A change.org petition has called on Victorian officials to help people with invisible disabilities get a seat on public transport using priority badges.
The petition was started by a 25-year-old Chronic Fatigue Syndrome sufferer who has been avoiding public transport in peak times because her debilitating illness prevents her from standing during bus and train journeys.
Sara Gingold’s petition calls on Public Transport Minister, Jacinta Allan and the Minister for Housing, Disability and Ageing, Martin Foley to support people with invisible disabilities through extending priority seating to them.
Currently, priority seating exists for the physically disabled, pregnant, parents with small children and the elderly.
However, according to Deb Hileman from the Invisible Disabilities Association, there is a long list of invisible disabilities that can impact on a person’s ability to stand for extended periods of time.
She explains that “Invisible disabilities can range from chronic pain, brain injury or illness, chronic illnesses such as MS, Lupus, Lyme disease, and many, many others.”
Sara’s petition wants Victoria to model the London Badge Program that is currently being trialled by Transport for London (TFL), in order to make public transport inclusive for everybody.
She hopes that if a trial is completed in Victoria and public transport badges are implemented, people with invisible disabilities will not have to worry over how to get to and from their appointments or use more expensive forms of transport like Uber’s and Taxi’s.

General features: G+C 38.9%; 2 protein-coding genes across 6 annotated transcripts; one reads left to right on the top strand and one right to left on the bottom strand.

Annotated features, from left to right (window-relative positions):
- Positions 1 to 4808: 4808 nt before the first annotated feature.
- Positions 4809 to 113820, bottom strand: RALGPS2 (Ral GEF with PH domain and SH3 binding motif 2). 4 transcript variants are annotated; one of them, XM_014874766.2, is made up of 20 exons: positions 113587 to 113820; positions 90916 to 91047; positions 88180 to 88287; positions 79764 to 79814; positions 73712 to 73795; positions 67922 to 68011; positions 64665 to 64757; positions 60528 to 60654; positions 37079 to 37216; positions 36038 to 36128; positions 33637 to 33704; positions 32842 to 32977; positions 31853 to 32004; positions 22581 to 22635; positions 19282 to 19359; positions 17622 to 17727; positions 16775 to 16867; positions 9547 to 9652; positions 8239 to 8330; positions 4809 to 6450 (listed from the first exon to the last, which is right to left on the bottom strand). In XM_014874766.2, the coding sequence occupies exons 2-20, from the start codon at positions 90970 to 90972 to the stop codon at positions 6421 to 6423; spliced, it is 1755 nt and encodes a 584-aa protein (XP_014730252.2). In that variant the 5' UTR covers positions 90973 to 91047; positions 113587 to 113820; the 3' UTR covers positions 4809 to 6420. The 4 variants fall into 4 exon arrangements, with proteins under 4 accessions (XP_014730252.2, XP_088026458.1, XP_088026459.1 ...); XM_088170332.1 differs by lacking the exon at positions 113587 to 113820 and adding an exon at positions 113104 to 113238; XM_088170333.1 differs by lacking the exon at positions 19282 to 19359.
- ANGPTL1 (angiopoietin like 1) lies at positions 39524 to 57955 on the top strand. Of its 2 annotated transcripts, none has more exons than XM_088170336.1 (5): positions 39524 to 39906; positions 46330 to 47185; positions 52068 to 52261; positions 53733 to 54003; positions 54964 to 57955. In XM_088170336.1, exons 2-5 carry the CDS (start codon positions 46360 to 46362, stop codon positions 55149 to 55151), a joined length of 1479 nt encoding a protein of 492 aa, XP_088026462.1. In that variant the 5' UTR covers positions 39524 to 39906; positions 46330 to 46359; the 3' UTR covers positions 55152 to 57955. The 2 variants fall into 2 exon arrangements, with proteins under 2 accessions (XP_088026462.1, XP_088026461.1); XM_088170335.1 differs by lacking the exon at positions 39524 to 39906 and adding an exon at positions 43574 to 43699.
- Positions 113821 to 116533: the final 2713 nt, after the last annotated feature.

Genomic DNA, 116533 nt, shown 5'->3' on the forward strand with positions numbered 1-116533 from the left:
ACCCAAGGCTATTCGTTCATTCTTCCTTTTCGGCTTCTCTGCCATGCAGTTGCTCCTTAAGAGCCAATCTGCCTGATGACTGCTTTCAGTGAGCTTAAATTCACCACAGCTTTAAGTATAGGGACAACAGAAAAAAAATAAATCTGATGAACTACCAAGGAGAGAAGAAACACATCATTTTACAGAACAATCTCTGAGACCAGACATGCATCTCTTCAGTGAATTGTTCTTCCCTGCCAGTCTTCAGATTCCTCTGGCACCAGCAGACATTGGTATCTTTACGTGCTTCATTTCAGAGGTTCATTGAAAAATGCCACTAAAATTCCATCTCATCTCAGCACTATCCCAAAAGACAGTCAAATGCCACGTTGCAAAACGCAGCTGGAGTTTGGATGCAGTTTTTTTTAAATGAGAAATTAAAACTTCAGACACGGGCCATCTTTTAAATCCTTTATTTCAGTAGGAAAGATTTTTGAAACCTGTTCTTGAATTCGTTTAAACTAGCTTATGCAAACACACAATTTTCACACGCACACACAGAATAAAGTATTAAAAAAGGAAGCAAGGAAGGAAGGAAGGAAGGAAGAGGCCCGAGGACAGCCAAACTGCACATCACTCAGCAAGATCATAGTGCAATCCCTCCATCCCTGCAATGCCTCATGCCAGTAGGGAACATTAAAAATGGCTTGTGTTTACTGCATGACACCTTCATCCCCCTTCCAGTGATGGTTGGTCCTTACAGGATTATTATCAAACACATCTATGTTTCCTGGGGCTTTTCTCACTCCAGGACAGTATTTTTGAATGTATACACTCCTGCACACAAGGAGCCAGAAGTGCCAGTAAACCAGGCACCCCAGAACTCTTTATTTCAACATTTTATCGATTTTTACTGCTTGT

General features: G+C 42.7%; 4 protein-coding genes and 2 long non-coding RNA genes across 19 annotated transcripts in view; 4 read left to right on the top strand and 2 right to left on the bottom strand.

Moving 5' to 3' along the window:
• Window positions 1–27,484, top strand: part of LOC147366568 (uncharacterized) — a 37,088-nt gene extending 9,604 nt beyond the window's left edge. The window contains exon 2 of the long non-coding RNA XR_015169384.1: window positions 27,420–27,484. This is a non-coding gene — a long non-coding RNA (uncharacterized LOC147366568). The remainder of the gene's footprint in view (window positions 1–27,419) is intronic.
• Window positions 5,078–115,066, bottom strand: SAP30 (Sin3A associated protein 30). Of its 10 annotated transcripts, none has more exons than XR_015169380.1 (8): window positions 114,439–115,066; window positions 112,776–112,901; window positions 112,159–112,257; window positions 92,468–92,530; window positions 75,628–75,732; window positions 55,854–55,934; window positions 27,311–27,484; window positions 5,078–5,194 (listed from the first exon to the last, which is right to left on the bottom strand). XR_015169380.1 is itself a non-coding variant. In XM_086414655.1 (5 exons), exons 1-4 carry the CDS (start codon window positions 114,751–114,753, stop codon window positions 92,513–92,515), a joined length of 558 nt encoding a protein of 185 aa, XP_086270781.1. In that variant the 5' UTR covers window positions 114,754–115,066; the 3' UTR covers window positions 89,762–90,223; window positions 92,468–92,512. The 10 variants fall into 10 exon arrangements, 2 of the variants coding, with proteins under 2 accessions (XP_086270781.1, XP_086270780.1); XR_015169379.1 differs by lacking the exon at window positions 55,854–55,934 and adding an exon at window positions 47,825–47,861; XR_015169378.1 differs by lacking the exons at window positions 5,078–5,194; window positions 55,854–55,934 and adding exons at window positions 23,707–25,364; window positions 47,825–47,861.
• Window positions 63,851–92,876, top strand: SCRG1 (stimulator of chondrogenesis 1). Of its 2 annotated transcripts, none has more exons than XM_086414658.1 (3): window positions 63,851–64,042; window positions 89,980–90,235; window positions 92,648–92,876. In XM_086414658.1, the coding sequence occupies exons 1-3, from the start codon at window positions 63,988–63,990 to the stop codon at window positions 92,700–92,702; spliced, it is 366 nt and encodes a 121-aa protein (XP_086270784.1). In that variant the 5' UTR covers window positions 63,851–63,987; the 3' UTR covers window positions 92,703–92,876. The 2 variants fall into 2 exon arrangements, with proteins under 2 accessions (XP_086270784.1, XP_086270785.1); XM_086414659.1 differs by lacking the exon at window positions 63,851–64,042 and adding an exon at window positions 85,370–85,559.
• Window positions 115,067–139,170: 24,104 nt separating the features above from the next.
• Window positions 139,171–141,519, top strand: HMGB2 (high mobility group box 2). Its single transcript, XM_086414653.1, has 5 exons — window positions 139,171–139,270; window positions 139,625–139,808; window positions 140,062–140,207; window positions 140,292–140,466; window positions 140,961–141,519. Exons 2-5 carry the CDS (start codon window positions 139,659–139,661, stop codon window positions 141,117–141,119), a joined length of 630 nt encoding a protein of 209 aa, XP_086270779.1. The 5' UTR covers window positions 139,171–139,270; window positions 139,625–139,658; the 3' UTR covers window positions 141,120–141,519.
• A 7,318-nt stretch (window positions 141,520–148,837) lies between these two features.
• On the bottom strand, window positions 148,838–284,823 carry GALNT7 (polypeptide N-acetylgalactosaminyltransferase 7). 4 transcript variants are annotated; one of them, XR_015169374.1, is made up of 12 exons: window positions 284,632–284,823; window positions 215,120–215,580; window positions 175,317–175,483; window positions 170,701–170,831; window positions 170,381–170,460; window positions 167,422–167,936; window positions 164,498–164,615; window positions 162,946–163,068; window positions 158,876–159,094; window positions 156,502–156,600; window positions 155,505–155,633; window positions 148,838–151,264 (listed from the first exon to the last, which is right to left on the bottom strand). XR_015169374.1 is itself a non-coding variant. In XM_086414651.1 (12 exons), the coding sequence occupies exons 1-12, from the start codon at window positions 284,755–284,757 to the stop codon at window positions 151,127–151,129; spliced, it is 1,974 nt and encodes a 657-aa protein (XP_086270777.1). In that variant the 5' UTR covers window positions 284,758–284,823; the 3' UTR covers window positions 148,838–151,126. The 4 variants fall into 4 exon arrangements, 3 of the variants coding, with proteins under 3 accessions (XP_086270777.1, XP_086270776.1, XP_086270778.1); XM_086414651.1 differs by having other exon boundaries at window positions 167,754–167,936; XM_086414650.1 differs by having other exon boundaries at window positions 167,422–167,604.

The idea of badges for invisible disabilities has been around for years and Sara believes it is time for them to come to Victoria.
In 2003, Nobuyo Shirai, a Japanese activist who is registered as disabled due to a heart ailment established a non-profit organisation that creates badges for people suffering from heart impediments.
The badges were designed for use on public transport in order to get priority seating and raise awareness of invisible disabilities like Shirai’s.
Sarasa Ono, a Japanese author also created an invisible disability badge in order to raise awareness of people with invisible but debilitating conditions. She claims it generated a great deal of interest and sales.
Sara explained that some people may feel uncomfortable wearing an invisible disability badge in a public place. The alternative to a badge is an invisible disability card issued by the government that travellers can show passengers if they require a seat.
Sara believes it is important to give people options and promote awareness of invisible disabilities.
” A badge will help people too shy to ask, become visible. A card can help those who don’t want to wear a badge (but) still get a seat. There also needs to be a public awareness campaign to increase general knowledge about invisible disabilities.”
Jeanne Hartley travels to and from work using public transport every weekday during peak travel times and believes badges for commuters with invisible disabilities are a good idea.
“That’s a great idea! I’d have no issue with giving up my seat to someone with an invisible disability” Jeanne said.
According to The National Disability Insurance Agency (NDIA), “88% of disabilities are invisible.”
Additionally, the NDIA said that the proportion of people suffering from some form of disability is growing due to Australia’s ageing population.
People with invisible disabilities are not isolated to Victoria and statistics show that an increasing number of Australians all over the country, live with invisible disabilities.
Sara says that she gets stared at when she rushes to a seat on a busy train as she is visibly young and healthy.
“A badge can help make an invisible disability visible,” she said.
You can view Sara’s petition below and if you support getting people with invisible disabilities a seat on public transport, sign and share the petition on Facebook, Twitter or via email.